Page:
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Agronomic Crops Network

Ohio State University Extension


Switching from Alfalfa to Soybean…Should I Inoculate?

Alfalfa stands were negatively affected by this winter’s weather. Some farmers may be converting their alfalfa fields to soybean. Does the soybean seed need to be inoculated?

While there is very little information on this topic, we believe yes. You should inoculate soybean with Rhizobia when converting an alfalfa field to soybean. Here’s why:

  1. Both alfalfa and soybean plants have a symbiotic relationship with bacteria in which the bacteria fix nitrogen from the atmosphere into a plant-available form of nitrogen. However, different species are associated with alfalfa and soybean. In soybean, nitrogen fixation is associated with Bradyrhizobium japonicum. While in alfalfa, nitrogen fixation is associated with Sinorhizobium meliloti (also called Ensifer meliloti). The bacteria associated with nitrogen fixation in alfalfa will not form the same association with soybean.
  2. Generally, fields with a history of soybean production have a large population density of Bradyrhizobium japonicum. However, if soybean hasn’t been grown for several years, there is more likely to be a yield response when soybean seed is inoculated.
  3. The previous alfalfa crop will provide some nitrogen to the soybean crop, but this is difficult to quantify. While we know that a previous alfalfa crop can supply nearly all the N needed for corn production, we found no published research studies on uninoculated soybean after alfalfa. Nitrogen mineralization from an organic form (alfalfa residue) to a plant-available form of nitrogen (ammonium or nitrate) is unpredictable. Nitrogen release from organic materials is weather dependent (moisture/temperature) and also depends on the carbon:nitrogen ratio of the material. So, nitrogen release from the alfalfa residue may not coincide with nitrogen uptake by the soybean plant. (And soybeans need a lot of nitrogen! It takes ~290 lb N/acre to produce a 60 bu/acre soybean crop.) [Side note: Applying nitrogen fertilizer does not usually increase soybean yield and is even less likely to be profitable. So even though soybean has a high requirement for nitrogen, please do not apply nitrogen fertilizer.]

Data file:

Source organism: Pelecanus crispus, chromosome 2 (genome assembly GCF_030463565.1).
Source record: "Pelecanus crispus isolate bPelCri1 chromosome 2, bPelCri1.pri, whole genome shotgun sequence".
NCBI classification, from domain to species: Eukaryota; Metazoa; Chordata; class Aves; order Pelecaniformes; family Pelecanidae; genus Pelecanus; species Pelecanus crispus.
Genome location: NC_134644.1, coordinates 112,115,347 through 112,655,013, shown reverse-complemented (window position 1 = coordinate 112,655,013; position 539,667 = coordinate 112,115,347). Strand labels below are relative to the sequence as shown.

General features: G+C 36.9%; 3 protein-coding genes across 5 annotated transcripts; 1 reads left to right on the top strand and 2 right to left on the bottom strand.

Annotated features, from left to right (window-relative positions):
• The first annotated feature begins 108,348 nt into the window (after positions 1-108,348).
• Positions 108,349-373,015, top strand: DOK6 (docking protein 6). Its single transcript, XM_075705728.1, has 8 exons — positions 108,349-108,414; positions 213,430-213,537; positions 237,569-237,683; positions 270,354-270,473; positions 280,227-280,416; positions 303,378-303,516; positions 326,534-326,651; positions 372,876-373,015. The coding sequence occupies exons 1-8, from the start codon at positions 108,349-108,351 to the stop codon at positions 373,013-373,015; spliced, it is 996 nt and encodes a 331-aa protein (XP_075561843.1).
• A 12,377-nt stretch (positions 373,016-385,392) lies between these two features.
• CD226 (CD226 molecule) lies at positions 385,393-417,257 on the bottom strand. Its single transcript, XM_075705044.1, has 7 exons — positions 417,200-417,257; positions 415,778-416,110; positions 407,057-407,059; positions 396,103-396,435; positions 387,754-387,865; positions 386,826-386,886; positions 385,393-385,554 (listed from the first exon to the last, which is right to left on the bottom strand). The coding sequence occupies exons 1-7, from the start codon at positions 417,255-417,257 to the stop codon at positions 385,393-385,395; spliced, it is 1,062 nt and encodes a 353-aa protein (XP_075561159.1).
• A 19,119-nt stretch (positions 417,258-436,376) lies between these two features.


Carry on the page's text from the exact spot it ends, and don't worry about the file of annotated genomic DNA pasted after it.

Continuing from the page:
4. Inoculant is a relatively cheap input.

Crop Observation and Recommendation Network

C.O.R.N. Newsletter is a summary of crop observations, related information, and appropriate recommendations for Ohio crop producers and industry. C.O.R.N. Newsletter is produced by the Ohio State University Extension Agronomy Team, state specialists at The Ohio State University and the Ohio Agricultural Research and Development Center (OARDC). C.O.R.N. Newsletter questions are directed to Extension and OARDC state specialists and associates at Ohio State.